A black magazine for people too hip for black magazines. 

Miss Me with #MeToo

Miss Me with #MeToo


When the #MeToo hashtag started, all I could do was sit back and stare at my computer screen. So many women saying they were sexually harassed or sexually assaulted. By the way, #MeToo, but that’s beside the point.

White women in my Facebook friend list who never post or comment on anything even vaguely political were joining these voices.

And all I could feel was disappointment and anger toward them. And myself. I mean, I already know, based on the fact that 53% of white women voted for 45, that unless something affects them personally, they stay quiet. They don’t care. The funny thing is that most of what they are silent about actually does affect them. And little did they know that #MeToo was actually started by a Black woman named Tarana Burke 10 years ago. So their new movement? Been there and done that.

When I speak out about racism and white privilege, I’m not asking white women to give up their white privilege, and it’s not like they could if they wanted to (and we know they don’t want to). I just want them to help us in the fight. So when they finally decided to open their mouths with #MeToo, I was disgusted. I’m a Black woman, and we have fought to have license over our own bodies since our ancestors were kidnapped and brought here as slaves. 




Shouldn’t this be obvious?

We are not a rainbow of colors for nothing.

Generation upon generation of white men have forced themselves on Black women. And Black women have been paying ever since. How can white women — because aren’t we all women? — not see this? Not care? Our skin tones run from the color of cream to the darkest ebony. Why? Because our bodies have never truly belonged to us.

So why should I, as a Black woman who is both a sexual harassment and sexual assault survivor, join my voice with this sea of white women when they have never joined their voices with mine?

They should care that I don’t know any Black women who haven’t been inappropriately touched or groped, raped or violated.



And it was the ancestors of these #MeToo women who allowed this to happen. Their ancestral white women were so afraid of Black women, that they stayed silent while their husbands, brothers and fathers visited slave quarters to violate Black women. 

White women endangered those babies that were born out of such violence, and they happily inflicted their own pain

on those small bodies.

The same white women insisted that these babies be sold off, forever separated from their families, so they wouldn’t have to see faces, eyes, and noses that so resembled their own.


As Black people struggle to understand our place in a country that has caused us so much harm, I have to wonder what goes through the minds of white people when they meet a Black person who shares both their last name and and their physical features. Do they wonder, “Is she really my blood?” Do they think about how that probably happened? Do they even dig that deep?

I suppose I’m one of the “fortunate” ones who has some idea of my white ancestry. My biracial great-grandmother was born in 1898 in rural Mississippi, and she lived to be almost 100 years old. I made a point of talking to her about the white side of our family, so I knew the names of her father, uncle and first cousin. It took me years to find those white relatives.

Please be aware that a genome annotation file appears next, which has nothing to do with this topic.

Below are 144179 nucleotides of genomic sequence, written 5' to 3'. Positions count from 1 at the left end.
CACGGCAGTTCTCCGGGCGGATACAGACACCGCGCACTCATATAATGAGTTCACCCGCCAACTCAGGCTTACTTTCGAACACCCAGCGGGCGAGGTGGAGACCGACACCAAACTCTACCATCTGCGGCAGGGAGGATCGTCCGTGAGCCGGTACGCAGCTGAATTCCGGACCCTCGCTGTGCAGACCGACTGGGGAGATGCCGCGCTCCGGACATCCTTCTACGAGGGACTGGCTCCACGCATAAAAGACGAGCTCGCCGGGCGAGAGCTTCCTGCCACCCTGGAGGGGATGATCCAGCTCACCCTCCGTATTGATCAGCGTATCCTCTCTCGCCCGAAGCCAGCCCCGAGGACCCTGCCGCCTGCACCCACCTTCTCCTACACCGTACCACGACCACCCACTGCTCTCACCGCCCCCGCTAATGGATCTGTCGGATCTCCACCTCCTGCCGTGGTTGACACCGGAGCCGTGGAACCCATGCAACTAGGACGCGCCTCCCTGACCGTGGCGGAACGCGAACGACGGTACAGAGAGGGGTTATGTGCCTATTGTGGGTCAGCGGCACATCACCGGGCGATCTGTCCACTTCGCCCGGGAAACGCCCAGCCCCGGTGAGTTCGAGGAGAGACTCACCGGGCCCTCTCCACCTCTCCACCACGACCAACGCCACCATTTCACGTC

Why did I look?

A few years before she died, my great-grandmother mentioned she wanted to meet them. So originally I was looking for them for her. After she died, I simply wanted to know about that side of our family.

Years later, I found a white cousin on an online genealogy forum. By then I had put together an impressive family tree based on the names she had given me. We answered questions from each other over email. It turns out he had put together an extensive family tree, and he added my great-grandmother underneath the name of her father. It was then that I discovered she was probably his only child. This new cousin sent me the family tree, and we emailed a few more times. We friended each other on Facebook. He also told his sister about me, and she friended me, too. A cousin who lives in Mississippi was excited to know of us and called to talk to me. We chatted for hours. He wants me to come visit, and I would really like to meet him.



But the cousin I originally found or his sister?

In the several years since we have known of each other, we have never even spoken on the phone. Not once. I asked if we could talk right after I found my cousin, but he didn’t seem interested.

Why wouldn’t they want to speak to me? Are they ashamed of their ancestor? That maybe my great-grandmother is a product of rape? That she looks too much like them?



I have seen pictures of them, and there is definitely a family resemblance. I was eager to get information about our history, stories about this man, pictures of him, anything they had.

But now I want nothing from them.

Why should I when they, like most white people, refuse to acknowledge their own complicity in the violation of Black women? When they refuse to even come to terms with our existence on the branches of their white-blossomed family trees?

#MeToo has been the experience of Black women for generations, and still we fight for our voices to be heard. So you can miss me with this movement. Instead I will honor my Black sisters and all the generations who have come before us by saying…




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